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(Lesson #9)
Hot Spots-Hawaii and Yellowstone

Geysers and Hot Springs

Old Faithful geyser in Yellowstone Nation Park is a famous tourist attraction. Every hour or so it sends a stream of scalding hot water from 135-200 feet in the air. Why does this occur? The same scientific principle that makes a volcano erupt turns a hole in the ground into a spectacular fountain.
Hot springs and geysers form over magma chambers in very similar ways. Geysers though, are more complex in how they form and much more spectacular in the display that they put on. Here is how the Earth works like a giant hot water heater and boiler.
Rain water seeps into the ground and slowly percolates down through cracks in the layers of the upper crust. Here it collects in porous rock that holds the water like a sponge.
The huge magma chamber that sits under the park is the heating source. This magma chamber is located over two miles below the porous rock layer that holds the water. The rock below radiates the heat up to the water by a method called conduction. You have felt conduction when you have picked up a glass handled dish of hot water from the microwave oven. The glass handle is hot because the heat from the water radiates through the bowl to the handle.
The water in the layer of porous rock is heated but will not boil because it is under extreme pressure from the overlying rock. The water is superheated like in a steam boiler. The temperatures may reach over 500 degrees Fahrenheit! At the same time that the water is heating, more water from the surface keeps coming into the rock layer. This cooler water sinks to the bottom causing the hot water to rise. When the water rises the pressure from the surrounding rock layers drops. The result is the hot water will continue to rise untill it reaches the surface of the Earth. Some of these hot springs become filled with mud and form hot mud pots. People throughout the world come to hot springs and mud pots for enjoyment and some even believe they have medicinal or magical healing powers.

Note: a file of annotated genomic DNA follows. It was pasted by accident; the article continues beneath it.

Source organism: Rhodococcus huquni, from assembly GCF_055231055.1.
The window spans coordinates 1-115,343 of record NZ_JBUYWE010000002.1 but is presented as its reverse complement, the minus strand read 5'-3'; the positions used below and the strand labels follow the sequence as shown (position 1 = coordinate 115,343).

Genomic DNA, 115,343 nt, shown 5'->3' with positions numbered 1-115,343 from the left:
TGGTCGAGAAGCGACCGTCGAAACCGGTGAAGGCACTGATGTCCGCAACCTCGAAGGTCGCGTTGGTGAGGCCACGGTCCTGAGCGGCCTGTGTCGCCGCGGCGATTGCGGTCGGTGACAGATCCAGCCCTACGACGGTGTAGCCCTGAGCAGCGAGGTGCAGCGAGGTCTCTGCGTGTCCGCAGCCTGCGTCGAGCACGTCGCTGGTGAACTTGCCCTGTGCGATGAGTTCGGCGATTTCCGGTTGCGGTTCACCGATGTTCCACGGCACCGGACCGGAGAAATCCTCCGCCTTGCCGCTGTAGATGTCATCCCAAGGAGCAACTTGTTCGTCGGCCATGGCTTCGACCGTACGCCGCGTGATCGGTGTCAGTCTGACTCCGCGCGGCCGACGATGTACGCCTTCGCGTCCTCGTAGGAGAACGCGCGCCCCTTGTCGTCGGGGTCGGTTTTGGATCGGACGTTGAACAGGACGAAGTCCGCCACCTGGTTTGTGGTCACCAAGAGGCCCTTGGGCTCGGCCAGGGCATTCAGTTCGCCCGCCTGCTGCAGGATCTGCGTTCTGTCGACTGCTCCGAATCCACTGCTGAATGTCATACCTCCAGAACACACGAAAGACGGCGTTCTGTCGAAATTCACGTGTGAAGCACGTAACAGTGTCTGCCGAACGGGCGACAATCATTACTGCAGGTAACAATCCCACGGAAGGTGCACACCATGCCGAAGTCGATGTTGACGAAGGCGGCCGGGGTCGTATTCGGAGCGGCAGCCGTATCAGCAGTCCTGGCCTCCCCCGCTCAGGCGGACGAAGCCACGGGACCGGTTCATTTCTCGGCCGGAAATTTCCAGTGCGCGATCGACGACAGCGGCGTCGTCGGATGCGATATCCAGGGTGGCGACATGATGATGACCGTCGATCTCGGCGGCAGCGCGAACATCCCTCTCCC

Geysers, the giant boilers of the Earth, are produced in a slightly more complex way. As the heated groundwater rises it collects in rock pockets that are under extreme pressure. Because of the high pressure the water is not able to boil. The temperature continues to rise until some of the water boils. The steam then rises very fast and takes some of the non-boiling water with it. This reduces the pressure in the rock pocket. Thr superheated groundwater then heats to steam quickly because of the drop in pressure around it. When this happens the rest of the water in the rock pocket explodes out through the fissure and will continue to erupt until the steamy groundwater is gone.
Sometimes these eruptions will last for over an hour. When the eruption is over the rock pocket will fill with groundwater and start the cycle again.
Old faithful in Yelowstone Nation Park goes through this cycle every 65 minutes or so.


1. What is the difference between a hot spring and a geyser?

2. Why does the release of pressure cause the geyser to erupt so explosively?
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